Master of Science in Petroleum Engineering (MSPE)


Petroleum Engineering

Document Type

Access to Thesis Restricted to LSU Campus


Data driven modeling (DDM) techniques implement machine learning (ML) to analyze data and discover connections without explicit knowledge of the physical behavior. Recent improvements in technology and computational power have increased interest in the application of DDM in petroleum industry. Recovery process evaluation using numerical reservoir simulators are always costly, time consuming, computational intensive with many assumptions and uncertainty involved. In this thesis, DDM have been adopted as an alternative tool to predict production performance under waterflooding which is one of the most important techniques for improving oil recovery. A synthetic waterflooding dataset including production profile, operational parameters, reservoir properties and well locations is constructed using the numerical reservoir simulator. Exploratory data analysis provides several insights into the non-intuitive factors in building the reservoir model. K-means clustering analysis is performed to identify internal groupings among producers. Artificial neural network (ANN) and support vector machine (SVM), particularly support vector regression (SVR), are used to decipher the nonlinear relationships between input attributes and waterflooding production. The trained models are subsequently used to predict cumulative oil and watercut on the unseen samples. Clustering analysis reveal that distance to the free water level has a dominant effect. The cluster that has the smallest average distance to FWL tends to have the highest watercut and lowest cumulative oil compared with the simulation results. Clustering results also indicates that the clustering assignment is controlled by the interplay among input attributes characterizing reservoir properties and relative well locations. Good agreements between predicted outputs from models and simulation targets present the satisfactory generalization performance and predictive capabilities of ANN and SVR methods. ANN model with one output provides the most accurate prediction result on the test data. ANN model with two outputs reveals the robustness of this approach. SVR models provide similar but slightly worse forecast than ANN models. No previous work studied on the application of SVM on waterflooding performance prediction. Results in this study verify its acceptability and applicability. Proposed methodologies in this thesis study can be utilized as a surrogate or complementary model to analyze and predict recovery process in other reservoirs fast and efficiently.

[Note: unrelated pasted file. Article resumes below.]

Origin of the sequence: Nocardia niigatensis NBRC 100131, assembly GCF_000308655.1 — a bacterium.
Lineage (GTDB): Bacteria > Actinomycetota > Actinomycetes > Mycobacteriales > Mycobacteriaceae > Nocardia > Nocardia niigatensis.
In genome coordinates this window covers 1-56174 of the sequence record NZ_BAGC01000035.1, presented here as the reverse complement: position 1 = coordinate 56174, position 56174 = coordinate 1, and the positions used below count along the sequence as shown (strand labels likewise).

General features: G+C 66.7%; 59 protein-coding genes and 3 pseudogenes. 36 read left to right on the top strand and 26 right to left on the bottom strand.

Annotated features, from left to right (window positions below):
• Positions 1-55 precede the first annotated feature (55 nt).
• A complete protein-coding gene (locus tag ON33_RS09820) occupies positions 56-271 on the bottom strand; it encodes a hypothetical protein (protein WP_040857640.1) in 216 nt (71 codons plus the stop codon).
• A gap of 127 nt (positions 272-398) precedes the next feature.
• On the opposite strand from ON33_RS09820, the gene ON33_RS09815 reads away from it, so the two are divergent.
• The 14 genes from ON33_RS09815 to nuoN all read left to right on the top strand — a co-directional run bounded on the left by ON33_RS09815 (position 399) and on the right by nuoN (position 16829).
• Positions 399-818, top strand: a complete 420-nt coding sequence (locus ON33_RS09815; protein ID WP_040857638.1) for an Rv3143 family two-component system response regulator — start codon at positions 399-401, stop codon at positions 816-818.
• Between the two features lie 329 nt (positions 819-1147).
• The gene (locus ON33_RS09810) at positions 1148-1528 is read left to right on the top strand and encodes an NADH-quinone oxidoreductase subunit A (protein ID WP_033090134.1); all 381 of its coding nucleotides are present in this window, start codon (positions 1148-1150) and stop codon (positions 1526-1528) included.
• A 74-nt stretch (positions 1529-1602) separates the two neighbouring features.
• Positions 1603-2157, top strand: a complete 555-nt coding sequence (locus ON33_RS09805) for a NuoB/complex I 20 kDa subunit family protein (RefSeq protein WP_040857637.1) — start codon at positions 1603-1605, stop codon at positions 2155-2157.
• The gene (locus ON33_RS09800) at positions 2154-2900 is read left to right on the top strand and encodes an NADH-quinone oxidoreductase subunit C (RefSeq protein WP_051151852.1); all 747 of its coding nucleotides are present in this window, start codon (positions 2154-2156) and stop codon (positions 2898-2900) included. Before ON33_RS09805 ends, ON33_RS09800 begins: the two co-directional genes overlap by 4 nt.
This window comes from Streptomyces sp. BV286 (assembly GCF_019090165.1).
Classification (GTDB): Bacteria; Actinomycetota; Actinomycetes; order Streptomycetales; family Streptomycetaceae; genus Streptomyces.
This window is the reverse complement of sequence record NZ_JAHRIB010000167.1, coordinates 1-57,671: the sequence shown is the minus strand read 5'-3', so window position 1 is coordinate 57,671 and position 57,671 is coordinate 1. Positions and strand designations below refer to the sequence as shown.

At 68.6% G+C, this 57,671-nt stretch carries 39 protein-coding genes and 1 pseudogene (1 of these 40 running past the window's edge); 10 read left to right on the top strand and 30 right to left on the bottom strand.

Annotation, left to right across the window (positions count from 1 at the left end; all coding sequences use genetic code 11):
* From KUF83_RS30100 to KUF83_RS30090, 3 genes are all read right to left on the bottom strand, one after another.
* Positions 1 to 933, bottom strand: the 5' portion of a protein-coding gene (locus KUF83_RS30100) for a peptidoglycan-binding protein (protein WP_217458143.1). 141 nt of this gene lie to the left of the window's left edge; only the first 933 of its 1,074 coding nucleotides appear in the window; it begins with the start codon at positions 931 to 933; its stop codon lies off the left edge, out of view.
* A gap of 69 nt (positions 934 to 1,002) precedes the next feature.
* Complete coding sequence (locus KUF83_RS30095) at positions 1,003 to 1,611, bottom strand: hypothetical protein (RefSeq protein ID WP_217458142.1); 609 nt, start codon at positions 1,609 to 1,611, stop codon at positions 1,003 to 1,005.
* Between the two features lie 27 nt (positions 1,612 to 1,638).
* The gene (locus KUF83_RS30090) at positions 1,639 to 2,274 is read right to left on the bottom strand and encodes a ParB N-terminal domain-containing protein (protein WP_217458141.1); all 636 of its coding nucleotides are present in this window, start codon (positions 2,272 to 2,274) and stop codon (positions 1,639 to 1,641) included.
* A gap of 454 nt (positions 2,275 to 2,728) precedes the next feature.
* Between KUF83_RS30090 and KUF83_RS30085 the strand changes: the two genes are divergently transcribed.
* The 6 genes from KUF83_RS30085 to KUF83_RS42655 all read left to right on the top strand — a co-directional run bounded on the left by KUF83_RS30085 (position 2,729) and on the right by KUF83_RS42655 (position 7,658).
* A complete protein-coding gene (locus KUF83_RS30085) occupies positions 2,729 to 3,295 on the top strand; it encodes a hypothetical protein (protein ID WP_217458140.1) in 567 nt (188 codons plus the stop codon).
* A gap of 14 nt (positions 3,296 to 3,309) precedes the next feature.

Document Availability at the Time of Submission

Student has submitted appropriate documentation to restrict access to LSU for 365 days after which the document will be released for worldwide access.

Committee Chair

Hughes, Richard